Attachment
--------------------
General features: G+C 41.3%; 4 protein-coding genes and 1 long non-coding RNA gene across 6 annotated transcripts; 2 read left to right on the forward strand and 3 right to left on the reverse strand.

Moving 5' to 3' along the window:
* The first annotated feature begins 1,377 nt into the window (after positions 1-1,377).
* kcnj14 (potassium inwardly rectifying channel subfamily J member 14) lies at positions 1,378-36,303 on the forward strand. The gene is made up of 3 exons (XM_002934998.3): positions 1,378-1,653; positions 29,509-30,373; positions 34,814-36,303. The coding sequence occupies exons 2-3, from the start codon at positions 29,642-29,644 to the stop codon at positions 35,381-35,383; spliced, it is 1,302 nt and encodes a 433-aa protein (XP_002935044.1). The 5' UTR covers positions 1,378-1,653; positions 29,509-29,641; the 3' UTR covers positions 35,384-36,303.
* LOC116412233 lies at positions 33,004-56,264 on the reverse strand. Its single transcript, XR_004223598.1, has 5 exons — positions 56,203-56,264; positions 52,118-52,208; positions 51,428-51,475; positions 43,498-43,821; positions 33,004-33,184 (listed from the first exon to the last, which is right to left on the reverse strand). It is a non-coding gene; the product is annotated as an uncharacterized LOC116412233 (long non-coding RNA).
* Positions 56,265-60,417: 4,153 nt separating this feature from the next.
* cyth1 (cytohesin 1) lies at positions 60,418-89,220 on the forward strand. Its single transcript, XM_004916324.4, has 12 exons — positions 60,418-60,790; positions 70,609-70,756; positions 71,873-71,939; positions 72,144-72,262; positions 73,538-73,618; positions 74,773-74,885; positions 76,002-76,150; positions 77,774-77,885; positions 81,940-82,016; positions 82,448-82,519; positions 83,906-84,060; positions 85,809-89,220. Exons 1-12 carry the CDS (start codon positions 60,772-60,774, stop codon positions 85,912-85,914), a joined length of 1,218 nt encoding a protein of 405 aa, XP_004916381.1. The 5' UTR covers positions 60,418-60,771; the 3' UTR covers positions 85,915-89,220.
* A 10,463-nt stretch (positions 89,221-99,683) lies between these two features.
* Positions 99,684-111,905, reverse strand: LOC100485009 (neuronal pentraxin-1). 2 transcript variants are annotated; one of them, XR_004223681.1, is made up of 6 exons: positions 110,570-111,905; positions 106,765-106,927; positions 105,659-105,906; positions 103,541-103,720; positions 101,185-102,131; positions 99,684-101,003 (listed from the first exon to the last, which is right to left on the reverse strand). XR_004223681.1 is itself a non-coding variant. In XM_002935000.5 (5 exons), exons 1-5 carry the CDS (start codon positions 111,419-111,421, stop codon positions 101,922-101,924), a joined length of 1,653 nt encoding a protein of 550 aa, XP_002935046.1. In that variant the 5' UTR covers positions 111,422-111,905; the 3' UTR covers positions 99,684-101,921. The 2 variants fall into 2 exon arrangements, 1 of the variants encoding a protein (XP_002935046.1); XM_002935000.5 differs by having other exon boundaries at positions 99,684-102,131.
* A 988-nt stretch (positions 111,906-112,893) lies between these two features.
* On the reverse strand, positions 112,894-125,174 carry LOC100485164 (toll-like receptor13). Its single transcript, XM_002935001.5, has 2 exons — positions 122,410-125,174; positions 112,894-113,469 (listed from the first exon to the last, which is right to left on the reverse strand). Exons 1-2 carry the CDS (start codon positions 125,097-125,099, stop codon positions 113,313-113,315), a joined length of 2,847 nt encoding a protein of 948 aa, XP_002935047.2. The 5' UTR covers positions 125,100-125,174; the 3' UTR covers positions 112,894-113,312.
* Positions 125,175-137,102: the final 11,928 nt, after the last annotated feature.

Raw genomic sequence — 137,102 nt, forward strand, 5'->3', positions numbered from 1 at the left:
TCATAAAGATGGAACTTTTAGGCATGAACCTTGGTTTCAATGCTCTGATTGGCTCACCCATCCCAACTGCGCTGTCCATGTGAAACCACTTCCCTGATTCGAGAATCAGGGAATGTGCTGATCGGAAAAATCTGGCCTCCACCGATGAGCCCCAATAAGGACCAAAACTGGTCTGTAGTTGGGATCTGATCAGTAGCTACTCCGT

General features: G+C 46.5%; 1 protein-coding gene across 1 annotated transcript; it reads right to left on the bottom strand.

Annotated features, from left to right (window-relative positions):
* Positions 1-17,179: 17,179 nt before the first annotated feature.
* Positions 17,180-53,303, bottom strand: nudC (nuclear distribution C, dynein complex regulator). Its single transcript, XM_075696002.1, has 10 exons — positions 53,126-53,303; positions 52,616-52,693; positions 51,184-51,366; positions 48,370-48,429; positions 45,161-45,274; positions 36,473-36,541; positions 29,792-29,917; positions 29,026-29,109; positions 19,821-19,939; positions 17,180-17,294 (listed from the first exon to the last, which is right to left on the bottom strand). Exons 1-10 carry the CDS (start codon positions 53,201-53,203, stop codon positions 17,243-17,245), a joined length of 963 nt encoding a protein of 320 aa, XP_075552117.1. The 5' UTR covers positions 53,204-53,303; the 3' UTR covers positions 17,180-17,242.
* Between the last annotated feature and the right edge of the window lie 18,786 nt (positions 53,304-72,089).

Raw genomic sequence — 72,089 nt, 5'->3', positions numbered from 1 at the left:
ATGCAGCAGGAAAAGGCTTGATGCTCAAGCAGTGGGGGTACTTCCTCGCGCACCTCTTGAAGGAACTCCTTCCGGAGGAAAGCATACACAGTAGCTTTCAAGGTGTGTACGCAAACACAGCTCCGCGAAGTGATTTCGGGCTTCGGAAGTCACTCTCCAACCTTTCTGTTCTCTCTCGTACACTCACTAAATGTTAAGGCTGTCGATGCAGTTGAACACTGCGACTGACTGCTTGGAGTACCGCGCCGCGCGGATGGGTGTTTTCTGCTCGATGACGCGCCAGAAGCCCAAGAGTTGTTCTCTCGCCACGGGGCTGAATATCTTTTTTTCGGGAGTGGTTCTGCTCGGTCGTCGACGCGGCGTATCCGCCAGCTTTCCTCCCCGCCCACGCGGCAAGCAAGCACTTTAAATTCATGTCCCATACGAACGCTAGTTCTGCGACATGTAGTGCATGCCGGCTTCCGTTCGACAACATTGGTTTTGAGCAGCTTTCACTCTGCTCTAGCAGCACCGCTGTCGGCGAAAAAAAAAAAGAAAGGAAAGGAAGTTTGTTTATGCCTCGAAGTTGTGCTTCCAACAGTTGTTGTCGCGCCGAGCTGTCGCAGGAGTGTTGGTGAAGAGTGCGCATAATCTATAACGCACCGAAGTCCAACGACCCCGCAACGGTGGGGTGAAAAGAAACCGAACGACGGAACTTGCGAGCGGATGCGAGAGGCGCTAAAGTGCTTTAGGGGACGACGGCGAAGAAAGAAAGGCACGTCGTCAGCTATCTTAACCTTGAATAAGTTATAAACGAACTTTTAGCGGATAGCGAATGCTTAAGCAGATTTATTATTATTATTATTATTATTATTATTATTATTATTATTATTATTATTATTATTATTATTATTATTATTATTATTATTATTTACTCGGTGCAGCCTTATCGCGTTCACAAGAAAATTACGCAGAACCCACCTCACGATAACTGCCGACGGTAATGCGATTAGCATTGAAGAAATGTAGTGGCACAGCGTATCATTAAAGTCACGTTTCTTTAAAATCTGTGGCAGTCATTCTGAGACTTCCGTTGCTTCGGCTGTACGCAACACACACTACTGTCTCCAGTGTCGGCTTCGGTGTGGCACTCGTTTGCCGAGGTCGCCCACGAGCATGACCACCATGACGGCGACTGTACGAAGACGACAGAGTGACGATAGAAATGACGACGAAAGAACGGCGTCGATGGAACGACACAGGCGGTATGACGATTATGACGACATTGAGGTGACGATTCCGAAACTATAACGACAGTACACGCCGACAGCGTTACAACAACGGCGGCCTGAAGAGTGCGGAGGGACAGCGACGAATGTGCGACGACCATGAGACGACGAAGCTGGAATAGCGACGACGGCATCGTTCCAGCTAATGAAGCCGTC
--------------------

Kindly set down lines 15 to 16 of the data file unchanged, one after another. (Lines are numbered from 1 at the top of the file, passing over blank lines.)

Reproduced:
General features: G+C 46.5%; 1 protein-coding gene across 1 annotated transcript; it reads right to left on the bottom strand.

Annotated features, from left to right (window-relative positions):